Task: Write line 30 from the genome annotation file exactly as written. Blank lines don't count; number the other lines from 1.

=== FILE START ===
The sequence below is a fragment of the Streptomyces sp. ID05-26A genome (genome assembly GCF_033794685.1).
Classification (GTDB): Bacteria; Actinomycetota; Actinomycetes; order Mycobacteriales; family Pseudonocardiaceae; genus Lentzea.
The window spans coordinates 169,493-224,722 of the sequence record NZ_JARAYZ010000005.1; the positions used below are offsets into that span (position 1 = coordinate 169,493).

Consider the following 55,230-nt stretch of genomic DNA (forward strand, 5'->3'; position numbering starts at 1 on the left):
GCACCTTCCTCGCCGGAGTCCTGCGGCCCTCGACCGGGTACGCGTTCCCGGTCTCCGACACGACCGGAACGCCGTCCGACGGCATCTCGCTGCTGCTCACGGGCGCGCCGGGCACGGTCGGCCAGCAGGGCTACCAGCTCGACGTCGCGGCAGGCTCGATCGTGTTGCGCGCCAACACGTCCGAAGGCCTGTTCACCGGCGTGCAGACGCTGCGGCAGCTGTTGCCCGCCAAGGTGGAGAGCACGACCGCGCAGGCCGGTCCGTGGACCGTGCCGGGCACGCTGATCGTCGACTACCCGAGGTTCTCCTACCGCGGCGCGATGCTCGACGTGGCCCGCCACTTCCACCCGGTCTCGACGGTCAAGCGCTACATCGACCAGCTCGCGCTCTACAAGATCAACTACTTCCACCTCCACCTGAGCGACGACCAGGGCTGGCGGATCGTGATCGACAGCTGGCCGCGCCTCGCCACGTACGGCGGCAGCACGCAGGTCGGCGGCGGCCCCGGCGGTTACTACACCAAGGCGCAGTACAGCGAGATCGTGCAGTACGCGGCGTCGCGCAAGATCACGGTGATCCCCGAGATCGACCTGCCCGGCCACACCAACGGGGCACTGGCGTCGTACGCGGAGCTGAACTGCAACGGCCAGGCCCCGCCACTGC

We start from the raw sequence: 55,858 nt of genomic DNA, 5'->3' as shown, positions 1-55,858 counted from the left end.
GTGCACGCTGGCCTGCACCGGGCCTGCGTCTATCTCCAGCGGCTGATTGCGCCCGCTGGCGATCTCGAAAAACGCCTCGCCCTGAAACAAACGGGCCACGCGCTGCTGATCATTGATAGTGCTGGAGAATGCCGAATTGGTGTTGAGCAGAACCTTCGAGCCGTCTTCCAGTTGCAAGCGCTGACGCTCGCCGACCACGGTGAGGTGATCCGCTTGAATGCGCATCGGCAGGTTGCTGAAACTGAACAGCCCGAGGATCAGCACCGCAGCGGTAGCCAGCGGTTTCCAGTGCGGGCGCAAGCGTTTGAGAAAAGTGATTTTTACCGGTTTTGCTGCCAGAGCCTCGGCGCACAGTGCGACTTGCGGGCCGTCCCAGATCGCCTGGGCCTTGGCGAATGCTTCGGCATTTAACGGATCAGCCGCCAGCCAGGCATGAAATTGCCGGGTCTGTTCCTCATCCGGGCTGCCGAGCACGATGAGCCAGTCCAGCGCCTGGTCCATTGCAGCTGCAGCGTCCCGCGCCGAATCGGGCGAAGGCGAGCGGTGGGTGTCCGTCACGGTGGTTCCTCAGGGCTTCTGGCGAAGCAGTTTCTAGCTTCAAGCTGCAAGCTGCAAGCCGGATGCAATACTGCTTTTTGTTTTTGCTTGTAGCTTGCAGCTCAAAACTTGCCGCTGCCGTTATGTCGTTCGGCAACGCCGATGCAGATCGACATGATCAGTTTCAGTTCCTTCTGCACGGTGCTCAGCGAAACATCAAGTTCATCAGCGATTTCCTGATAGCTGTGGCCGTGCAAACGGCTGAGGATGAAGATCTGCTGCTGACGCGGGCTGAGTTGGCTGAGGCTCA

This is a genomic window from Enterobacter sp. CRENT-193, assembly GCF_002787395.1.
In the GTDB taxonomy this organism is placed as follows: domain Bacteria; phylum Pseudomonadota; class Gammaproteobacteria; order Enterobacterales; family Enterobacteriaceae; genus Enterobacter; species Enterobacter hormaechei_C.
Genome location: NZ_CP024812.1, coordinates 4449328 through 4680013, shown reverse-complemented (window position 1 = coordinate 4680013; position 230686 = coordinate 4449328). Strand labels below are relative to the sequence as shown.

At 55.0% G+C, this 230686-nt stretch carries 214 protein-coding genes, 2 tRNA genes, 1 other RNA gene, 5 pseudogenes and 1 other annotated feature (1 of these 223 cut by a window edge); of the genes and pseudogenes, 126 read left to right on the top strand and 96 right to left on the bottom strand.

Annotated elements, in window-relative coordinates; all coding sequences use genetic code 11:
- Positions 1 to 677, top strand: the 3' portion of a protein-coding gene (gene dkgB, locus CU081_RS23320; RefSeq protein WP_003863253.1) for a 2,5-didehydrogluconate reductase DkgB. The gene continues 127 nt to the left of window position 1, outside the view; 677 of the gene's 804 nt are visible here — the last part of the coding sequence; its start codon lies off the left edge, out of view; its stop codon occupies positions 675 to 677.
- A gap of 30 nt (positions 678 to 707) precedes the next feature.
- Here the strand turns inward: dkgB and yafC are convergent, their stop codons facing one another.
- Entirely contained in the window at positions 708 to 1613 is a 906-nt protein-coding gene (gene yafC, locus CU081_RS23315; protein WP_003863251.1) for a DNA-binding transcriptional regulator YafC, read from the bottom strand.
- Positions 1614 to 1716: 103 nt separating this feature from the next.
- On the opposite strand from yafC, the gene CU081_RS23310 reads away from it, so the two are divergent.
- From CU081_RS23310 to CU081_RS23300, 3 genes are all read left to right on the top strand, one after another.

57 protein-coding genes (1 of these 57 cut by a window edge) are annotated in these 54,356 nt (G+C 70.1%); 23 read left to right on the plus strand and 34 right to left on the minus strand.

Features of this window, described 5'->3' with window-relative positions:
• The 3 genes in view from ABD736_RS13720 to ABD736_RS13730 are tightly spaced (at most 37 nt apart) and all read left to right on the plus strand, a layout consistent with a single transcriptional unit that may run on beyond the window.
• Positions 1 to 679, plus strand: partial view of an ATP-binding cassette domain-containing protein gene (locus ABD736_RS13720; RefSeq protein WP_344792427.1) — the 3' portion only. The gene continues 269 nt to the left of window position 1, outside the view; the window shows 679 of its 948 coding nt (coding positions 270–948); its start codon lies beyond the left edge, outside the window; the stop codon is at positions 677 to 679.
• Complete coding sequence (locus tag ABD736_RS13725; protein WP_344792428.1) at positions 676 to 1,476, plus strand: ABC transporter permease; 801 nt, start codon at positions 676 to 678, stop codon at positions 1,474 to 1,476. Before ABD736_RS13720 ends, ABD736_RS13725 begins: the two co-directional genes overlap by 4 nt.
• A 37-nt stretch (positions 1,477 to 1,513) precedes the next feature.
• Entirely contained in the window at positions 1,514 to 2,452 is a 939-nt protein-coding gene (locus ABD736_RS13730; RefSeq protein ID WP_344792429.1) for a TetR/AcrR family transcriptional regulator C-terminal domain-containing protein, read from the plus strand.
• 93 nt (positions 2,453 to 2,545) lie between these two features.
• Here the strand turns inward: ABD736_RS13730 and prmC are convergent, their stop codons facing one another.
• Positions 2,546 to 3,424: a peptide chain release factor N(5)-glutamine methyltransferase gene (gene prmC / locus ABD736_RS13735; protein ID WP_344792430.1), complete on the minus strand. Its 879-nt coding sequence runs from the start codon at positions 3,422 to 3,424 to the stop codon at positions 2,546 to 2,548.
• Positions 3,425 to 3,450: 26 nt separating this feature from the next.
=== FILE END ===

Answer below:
• Positions 3,425 to 3,450: 26 nt separating this feature from the next.